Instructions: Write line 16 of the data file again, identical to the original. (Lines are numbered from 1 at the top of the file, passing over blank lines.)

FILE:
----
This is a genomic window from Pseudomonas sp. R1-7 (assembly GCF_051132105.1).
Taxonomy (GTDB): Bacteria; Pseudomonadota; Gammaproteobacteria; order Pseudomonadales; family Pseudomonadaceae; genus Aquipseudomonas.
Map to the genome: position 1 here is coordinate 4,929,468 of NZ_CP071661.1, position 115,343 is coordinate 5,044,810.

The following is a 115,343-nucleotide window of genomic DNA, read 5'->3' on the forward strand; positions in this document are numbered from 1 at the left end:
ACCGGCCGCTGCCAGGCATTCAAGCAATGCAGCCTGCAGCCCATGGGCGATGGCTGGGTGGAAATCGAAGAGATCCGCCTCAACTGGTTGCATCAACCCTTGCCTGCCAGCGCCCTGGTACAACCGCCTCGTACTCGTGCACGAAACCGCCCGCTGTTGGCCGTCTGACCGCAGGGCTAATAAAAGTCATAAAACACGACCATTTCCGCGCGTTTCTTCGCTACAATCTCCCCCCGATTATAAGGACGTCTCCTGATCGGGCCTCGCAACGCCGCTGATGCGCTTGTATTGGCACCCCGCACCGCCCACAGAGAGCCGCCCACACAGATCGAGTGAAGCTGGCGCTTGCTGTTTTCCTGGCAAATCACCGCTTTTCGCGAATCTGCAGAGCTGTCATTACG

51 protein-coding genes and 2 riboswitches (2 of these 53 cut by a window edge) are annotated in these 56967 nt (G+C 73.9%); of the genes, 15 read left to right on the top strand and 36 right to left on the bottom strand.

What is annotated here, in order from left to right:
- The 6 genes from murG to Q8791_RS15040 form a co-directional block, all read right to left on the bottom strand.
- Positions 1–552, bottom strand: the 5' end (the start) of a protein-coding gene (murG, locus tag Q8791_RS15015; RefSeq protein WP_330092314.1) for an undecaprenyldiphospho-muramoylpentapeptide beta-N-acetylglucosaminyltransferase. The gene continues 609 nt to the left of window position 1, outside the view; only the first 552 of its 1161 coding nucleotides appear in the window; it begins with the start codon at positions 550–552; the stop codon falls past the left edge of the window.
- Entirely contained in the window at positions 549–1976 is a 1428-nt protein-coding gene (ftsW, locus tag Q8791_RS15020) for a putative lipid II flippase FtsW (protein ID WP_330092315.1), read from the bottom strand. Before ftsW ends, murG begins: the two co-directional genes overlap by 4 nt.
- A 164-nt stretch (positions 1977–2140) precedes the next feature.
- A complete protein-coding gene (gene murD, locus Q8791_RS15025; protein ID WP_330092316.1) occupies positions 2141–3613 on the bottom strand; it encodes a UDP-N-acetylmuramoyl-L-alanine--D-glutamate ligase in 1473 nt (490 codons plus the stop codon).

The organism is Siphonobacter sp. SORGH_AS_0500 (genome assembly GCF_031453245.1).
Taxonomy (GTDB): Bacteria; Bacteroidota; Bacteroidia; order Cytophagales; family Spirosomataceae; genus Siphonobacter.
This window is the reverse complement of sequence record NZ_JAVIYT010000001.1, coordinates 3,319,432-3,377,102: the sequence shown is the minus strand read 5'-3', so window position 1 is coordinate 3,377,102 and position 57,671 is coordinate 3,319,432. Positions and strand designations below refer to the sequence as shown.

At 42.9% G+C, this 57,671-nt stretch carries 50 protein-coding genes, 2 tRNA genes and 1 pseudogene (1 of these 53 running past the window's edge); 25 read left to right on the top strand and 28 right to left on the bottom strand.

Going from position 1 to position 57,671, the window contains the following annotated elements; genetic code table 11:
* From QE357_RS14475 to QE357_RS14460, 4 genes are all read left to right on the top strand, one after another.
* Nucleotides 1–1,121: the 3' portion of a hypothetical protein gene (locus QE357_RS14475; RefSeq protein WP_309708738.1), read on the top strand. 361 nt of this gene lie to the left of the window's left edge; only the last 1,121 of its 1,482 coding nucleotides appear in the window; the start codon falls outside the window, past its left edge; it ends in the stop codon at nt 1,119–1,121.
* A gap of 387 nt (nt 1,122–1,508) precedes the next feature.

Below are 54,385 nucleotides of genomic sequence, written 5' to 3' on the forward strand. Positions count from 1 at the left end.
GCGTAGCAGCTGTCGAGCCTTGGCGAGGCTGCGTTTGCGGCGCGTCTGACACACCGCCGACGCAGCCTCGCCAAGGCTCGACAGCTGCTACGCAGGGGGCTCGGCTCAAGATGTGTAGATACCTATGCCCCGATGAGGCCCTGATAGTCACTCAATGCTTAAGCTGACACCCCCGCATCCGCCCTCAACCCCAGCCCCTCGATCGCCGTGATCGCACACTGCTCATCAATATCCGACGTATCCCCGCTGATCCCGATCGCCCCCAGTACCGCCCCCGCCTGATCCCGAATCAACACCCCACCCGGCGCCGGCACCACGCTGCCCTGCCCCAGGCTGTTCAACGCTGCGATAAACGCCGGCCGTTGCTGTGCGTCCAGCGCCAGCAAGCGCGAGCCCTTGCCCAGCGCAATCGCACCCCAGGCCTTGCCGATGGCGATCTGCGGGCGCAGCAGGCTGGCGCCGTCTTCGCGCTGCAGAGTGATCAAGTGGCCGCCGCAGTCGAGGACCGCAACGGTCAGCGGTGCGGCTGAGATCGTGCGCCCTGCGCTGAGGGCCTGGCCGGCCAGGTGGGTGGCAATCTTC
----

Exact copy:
At 42.9% G+C, this 57,671-nt stretch carries 50 protein-coding genes, 2 tRNA genes and 1 pseudogene (1 of these 53 running past the window's edge); 25 read left to right on the top strand and 28 right to left on the bottom strand.